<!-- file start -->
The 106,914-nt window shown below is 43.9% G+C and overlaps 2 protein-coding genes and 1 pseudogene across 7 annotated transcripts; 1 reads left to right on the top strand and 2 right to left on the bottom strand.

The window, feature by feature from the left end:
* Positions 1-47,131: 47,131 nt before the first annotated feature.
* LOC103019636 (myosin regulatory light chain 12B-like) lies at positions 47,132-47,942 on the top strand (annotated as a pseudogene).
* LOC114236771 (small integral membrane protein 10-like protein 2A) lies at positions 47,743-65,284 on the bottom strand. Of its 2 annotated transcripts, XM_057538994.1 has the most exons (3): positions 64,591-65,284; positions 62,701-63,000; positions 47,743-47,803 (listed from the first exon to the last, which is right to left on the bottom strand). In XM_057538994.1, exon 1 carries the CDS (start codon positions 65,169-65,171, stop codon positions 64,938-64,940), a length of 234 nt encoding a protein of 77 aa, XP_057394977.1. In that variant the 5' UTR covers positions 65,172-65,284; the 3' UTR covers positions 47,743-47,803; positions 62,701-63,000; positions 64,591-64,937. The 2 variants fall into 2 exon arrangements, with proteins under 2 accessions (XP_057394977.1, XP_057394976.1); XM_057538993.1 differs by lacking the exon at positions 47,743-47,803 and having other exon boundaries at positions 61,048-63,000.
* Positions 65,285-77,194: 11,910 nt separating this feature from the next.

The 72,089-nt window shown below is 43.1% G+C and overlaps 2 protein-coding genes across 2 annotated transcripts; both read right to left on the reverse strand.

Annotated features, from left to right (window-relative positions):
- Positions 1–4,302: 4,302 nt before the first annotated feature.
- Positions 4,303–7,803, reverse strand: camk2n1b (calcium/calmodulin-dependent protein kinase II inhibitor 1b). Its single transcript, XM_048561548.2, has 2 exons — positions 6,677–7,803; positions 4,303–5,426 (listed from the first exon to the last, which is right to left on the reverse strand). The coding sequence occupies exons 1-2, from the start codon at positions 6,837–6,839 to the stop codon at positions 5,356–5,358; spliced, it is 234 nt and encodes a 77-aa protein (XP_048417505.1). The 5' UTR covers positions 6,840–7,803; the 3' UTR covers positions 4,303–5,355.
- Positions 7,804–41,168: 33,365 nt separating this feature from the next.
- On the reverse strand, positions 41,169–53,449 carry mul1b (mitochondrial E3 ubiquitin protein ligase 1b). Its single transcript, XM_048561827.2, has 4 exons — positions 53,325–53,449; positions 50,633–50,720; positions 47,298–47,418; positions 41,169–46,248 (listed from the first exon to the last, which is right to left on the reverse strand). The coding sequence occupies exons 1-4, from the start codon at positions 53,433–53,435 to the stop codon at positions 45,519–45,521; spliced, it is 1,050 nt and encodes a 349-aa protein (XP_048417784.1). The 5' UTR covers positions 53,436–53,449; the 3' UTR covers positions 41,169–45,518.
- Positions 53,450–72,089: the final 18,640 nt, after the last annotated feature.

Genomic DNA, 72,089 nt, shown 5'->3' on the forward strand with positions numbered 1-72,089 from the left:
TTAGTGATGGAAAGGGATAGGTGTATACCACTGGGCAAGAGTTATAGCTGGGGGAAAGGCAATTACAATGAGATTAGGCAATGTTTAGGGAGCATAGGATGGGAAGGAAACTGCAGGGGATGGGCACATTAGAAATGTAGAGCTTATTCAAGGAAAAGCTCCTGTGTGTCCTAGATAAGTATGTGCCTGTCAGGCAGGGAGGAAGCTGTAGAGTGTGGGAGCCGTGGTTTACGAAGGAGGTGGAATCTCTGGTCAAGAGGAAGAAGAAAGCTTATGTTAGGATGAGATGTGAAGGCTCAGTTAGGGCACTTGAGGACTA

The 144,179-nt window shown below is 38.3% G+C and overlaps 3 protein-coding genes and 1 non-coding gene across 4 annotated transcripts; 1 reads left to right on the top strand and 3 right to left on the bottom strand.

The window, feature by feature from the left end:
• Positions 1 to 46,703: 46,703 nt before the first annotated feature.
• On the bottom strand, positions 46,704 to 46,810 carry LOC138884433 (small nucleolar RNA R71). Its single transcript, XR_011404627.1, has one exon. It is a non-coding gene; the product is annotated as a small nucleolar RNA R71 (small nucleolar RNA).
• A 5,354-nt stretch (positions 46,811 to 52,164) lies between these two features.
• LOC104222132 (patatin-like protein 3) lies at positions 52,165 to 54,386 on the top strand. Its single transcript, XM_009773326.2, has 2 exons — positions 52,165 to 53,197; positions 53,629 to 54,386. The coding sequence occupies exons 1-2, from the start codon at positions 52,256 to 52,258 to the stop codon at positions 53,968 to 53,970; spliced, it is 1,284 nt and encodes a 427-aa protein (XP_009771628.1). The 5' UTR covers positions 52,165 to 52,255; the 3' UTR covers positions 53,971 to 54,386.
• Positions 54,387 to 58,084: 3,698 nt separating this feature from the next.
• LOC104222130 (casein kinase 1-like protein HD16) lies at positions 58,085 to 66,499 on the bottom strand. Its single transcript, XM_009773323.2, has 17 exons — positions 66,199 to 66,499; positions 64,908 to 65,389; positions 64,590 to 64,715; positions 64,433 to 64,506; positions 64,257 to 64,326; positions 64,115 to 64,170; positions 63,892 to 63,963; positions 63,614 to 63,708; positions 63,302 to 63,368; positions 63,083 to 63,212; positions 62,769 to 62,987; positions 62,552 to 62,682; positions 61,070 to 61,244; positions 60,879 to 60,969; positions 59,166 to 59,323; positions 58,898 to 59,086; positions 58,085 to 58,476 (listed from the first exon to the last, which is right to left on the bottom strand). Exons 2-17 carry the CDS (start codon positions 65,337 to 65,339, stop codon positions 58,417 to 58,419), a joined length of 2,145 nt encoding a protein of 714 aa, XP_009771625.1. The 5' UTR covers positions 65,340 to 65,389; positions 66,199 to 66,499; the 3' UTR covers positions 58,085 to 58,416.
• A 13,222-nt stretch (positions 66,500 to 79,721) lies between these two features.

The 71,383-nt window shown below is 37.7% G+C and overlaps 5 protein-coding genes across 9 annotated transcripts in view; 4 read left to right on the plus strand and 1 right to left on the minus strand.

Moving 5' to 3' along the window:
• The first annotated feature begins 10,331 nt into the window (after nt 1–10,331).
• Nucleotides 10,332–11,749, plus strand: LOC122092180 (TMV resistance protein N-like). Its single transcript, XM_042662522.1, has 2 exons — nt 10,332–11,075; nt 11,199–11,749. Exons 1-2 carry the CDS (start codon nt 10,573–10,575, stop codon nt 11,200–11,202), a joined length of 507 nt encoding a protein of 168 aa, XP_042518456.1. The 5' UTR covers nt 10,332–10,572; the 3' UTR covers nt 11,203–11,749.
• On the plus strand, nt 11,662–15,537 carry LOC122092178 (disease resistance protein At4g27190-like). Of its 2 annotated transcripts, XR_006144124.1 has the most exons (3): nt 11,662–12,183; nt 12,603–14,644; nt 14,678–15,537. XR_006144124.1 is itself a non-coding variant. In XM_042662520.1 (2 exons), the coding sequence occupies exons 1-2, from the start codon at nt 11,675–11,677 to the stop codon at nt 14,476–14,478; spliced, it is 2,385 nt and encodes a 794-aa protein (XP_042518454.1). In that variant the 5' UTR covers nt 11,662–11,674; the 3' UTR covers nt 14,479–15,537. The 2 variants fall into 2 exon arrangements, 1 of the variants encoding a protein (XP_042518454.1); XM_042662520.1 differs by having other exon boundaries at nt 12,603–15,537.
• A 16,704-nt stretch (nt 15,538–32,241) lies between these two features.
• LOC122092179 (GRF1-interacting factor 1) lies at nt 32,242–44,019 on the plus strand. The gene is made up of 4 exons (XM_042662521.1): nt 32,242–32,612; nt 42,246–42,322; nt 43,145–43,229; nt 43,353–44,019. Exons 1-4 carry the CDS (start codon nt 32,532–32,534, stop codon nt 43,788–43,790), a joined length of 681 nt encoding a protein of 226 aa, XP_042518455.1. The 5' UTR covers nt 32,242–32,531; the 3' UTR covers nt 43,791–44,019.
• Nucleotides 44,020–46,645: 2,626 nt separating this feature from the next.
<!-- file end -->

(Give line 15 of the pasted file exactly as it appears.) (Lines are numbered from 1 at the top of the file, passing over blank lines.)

TTAGTGATGGAAAGGGATAGGTGTATACCACTGGGCAAGAGTTATAGCTGGGGGAAAGGCAATTACAATGAGATTAGGCAATGTTTAGGGAGCATAGGATGGGAAGGAAACTGCAGGGGATGGGCACATTAGAAATGTAGAGCTTATTCAAGGAAAAGCTCCTGTGTGTCCTAGATAAGTATGTGCCTGTCAGGCAGGGAGGAAGCTGTAGAGTGTGGGAGCCGTGGTTTACGAAGGAGGTGGAATCTCTGGTCAAGAGGAAGAAGAAAGCTTATGTTAGGATGAGATGTGAAGGCTCAGTTAGGGCACTTGAGGACTA